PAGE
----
The Miami skyline dangled over lavender clouds like stalactites made of pink light and shadows.
“I could die right now,” she said.
“It would take at least eight—”
“It’s an expression, silly.” She laughed. “Means I’m happy.”
If the pooling blood hadn’t already flushed his face, Jaime would have blushed.
Alba sat up. “Whew,” she said, “I’m light-headed.”
Jaime sat up too. With the world right-side up again, he checked his watch. Nine-thirty.
“I think we have to go. I promised your dad you’d be home by ten.”
Alba put her hand on Jaime’s thigh. Even with the denim between them, he felt a tingling where she touched him.
“I wish we could stay a little longer,” she said.
He thought about the promise of Alba’s hand on his leg. His gaze ascended from her bronze lips to her almond irises and stayed there, until he felt like he might fall into her eyes.
“I promised your father,” he said.
The cherry red ’86 Camaro that Jaime had spent two thousand dollars of grant money on was a decade out of style, and dinged up. But it was a convertible. He let the top down before they turned onto the MacArthur Causeway. The memory of Alba’s smile as the wind whipped her hair would stay with him until the day he went down in a hail of bullets in Little Havana, many years later.
Inside the parked Camaro, Jaime kissed her tenderly but timidly, aware that her father, Juan Carlos Rubio, might be peeking at them through the blinds. Sure enough, Juan Carlos pulled open the front door just after Jaime and Alba got to the porch. He greeted Jaime as he always did, with a vigorous handshake and a pat on the arm. “Hasta luego, Científico.”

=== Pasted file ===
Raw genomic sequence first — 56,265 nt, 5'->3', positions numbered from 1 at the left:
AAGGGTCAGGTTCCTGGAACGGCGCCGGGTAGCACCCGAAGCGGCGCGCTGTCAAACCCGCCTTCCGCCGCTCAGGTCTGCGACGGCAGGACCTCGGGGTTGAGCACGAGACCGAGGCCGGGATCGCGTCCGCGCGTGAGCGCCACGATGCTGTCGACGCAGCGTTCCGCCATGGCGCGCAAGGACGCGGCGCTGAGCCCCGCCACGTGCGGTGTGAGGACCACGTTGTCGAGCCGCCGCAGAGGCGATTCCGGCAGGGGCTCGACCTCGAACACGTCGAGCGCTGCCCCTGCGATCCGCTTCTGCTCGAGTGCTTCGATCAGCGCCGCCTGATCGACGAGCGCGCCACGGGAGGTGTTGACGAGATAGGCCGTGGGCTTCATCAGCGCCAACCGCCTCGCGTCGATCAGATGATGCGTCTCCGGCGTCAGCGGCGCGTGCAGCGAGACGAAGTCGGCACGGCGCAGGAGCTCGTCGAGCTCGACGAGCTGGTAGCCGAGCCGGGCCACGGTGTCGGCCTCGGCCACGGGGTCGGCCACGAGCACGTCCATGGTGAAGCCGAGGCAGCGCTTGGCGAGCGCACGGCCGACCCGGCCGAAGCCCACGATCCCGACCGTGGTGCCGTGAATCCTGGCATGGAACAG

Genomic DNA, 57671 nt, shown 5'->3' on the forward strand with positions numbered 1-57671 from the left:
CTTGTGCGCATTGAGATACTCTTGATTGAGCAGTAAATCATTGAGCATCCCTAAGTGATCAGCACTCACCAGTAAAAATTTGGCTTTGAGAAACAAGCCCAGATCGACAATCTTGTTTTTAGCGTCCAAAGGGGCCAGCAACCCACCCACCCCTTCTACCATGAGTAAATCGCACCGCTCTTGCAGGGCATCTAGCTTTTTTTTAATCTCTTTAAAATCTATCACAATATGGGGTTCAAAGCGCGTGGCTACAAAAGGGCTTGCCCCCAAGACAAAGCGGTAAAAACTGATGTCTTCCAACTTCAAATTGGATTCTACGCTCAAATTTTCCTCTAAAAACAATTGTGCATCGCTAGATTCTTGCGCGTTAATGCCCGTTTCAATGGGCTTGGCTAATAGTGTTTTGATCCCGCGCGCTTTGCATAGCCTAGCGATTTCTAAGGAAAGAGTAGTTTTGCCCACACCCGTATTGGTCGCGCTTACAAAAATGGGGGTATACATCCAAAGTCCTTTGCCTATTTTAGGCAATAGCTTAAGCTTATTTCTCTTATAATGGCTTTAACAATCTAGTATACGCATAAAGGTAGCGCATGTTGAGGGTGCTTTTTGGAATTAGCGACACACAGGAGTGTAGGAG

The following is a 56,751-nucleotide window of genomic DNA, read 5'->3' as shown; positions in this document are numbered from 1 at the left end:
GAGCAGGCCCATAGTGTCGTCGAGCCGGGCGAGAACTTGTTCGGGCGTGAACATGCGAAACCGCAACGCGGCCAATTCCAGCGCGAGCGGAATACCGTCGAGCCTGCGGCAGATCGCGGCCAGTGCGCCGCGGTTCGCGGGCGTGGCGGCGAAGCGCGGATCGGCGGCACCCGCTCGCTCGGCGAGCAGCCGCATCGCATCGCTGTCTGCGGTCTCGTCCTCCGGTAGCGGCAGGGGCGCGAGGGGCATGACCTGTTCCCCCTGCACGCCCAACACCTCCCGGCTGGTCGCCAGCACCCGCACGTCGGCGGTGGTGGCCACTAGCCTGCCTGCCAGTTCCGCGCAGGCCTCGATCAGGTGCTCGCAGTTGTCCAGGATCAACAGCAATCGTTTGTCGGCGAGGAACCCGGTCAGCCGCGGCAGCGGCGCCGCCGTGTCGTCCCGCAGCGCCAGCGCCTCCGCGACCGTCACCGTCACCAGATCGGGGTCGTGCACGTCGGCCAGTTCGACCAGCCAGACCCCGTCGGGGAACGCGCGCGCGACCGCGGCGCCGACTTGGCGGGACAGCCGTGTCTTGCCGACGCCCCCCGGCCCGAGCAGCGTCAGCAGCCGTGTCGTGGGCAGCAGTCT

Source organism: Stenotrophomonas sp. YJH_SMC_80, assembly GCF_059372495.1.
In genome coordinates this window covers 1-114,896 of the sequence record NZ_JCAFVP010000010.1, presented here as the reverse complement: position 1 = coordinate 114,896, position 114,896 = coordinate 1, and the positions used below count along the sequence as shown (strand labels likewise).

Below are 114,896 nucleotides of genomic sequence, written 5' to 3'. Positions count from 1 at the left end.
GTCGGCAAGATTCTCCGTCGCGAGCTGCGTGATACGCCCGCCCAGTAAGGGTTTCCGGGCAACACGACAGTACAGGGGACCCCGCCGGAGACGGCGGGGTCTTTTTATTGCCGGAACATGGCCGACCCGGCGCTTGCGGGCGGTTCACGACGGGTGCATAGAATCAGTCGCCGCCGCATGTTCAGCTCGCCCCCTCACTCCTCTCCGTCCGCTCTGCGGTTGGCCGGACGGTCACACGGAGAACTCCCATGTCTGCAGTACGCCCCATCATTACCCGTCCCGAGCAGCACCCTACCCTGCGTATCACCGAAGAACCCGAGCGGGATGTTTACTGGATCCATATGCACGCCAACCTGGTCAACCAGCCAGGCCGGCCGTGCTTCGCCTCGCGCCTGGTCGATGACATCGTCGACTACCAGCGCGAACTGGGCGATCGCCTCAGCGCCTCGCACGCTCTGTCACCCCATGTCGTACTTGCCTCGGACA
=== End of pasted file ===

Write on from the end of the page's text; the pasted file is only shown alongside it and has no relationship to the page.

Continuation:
Jaime smiled politely at the epithet—as always—and said, “Hasta luego.”
Jaime didn’t believe it until he saw it himself; the holes in the apricot walls, the shattered windows Juan Carlos had peered through just the night before. The bullets had missed Alba’s mother, Damarys; she’d been sweeping the gazebo. They had missed Juan Carlos, too; he’d been closing a sale on a four-bedroom in Coral Gables. The bullets had not missed their target—Alba’s brother, Carlito. And they had not missed Alba.
Carlito was still breathing—fighting for his life in Intensive Care at the University of Miami hospital downtown. Alba was not.
Jaime’s world turned upside-down. For days after her death, he cried like newborns cry. Like it was the only thing he knew how to do.
Then he got to work.
Jaime used his lab coat and UM student ID to get into ICU. He pulled a ski mask on and locked the door when he found Carlito’s room. He twisted the I.V. needle in Carlito’s vein and pressed on the bullet wound in his leg until Carlito screamed into the pillow covering his mouth.
Then, he got a name.
Jaime invented this story in his head about how he was working on a project for a scholarship, in case anyone asked why he was leaving the lab facilities on campus after midnight for days on end. But nobody ever did.
They say you’re the boss around here,” he told Rodrigo Marquez. “This shit,” he dropped the bag of multicolored pills on Marquez’s coffee table, next to a pile of white powder. “It’s magic. But I don’t want to step on any toes—especially not yours. First one’s free.”
Marquez bared a gold-toothed grin. “Try it with us,” he said.
Jaime took the only pink pill from the bag, then handed the rest to Marquez. He took one, then passed it around to his lackeys.
They wouldn’t know anything was off until half an hour or so had passed. Jaime had designed the pills that way. After twenty-five minutes, he said he needed to take a piss, and locked himself in the bathroom.
Jaime watched his unflinching reflection and listened to four men and two women retching and convulsing in the living room.
He walked out of Marquez’s house, leaving six bodies covered in blood and vomit, and never, ever looked back.